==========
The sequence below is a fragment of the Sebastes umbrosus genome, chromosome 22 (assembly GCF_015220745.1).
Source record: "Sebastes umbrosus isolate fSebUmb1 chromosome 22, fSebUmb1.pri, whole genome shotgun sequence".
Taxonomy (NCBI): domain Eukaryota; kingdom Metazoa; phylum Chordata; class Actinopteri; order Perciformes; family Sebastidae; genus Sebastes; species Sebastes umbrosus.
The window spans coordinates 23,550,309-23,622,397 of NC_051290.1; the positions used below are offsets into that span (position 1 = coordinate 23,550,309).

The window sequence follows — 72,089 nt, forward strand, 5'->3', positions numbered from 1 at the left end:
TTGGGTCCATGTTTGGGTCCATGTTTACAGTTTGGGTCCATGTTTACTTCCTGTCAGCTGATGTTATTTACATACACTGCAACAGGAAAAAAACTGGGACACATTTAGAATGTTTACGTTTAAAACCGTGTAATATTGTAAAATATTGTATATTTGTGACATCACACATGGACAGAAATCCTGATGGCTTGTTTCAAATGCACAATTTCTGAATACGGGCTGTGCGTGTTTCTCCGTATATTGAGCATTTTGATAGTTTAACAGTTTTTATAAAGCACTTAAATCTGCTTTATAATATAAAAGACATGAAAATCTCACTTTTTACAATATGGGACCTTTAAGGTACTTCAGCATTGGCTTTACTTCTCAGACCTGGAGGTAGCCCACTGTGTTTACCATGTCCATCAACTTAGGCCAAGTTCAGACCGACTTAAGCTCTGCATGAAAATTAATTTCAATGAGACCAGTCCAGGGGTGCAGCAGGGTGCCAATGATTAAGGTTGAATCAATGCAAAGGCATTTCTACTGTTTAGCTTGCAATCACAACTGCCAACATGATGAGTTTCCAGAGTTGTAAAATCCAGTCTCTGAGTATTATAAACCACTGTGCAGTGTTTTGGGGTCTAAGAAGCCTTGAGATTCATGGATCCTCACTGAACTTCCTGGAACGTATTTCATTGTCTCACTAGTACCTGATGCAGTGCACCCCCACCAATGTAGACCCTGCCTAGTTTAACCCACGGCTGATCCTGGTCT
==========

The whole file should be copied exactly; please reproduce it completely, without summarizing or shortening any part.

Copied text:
The sequence below is a fragment of the Sebastes umbrosus genome, chromosome 22 (assembly GCF_015220745.1).
Source record: "Sebastes umbrosus isolate fSebUmb1 chromosome 22, fSebUmb1.pri, whole genome shotgun sequence".
Taxonomy (NCBI): domain Eukaryota; kingdom Metazoa; phylum Chordata; class Actinopteri; order Perciformes; family Sebastidae; genus Sebastes; species Sebastes umbrosus.
The window spans coordinates 23,550,309-23,622,397 of NC_051290.1; the positions used below are offsets into that span (position 1 = coordinate 23,550,309).

The window sequence follows — 72,089 nt, forward strand, 5'->3', positions numbered from 1 at the left end:
TTGGGTCCATGTTTGGGTCCATGTTTACAGTTTGGGTCCATGTTTACTTCCTGTCAGCTGATGTTATTTACATACACTGCAACAGGAAAAAAACTGGGACACATTTAGAATGTTTACGTTTAAAACCGTGTAATATTGTAAAATATTGTATATTTGTGACATCACACATGGACAGAAATCCTGATGGCTTGTTTCAAATGCACAATTTCTGAATACGGGCTGTGCGTGTTTCTCCGTATATTGAGCATTTTGATAGTTTAACAGTTTTTATAAAGCACTTAAATCTGCTTTATAATATAAAAGACATGAAAATCTCACTTTTTACAATATGGGACCTTTAAGGTACTTCAGCATTGGCTTTACTTCTCAGACCTGGAGGTAGCCCACTGTGTTTACCATGTCCATCAACTTAGGCCAAGTTCAGACCGACTTAAGCTCTGCATGAAAATTAATTTCAATGAGACCAGTCCAGGGGTGCAGCAGGGTGCCAATGATTAAGGTTGAATCAATGCAAAGGCATTTCTACTGTTTAGCTTGCAATCACAACTGCCAACATGATGAGTTTCCAGAGTTGTAAAATCCAGTCTCTGAGTATTATAAACCACTGTGCAGTGTTTTGGGGTCTAAGAAGCCTTGAGATTCATGGATCCTCACTGAACTTCCTGGAACGTATTTCATTGTCTCACTAGTACCTGATGCAGTGCACCCCCACCAATGTAGACCCTGCCTAGTTTAACCCACGGCTGATCCTGGTCT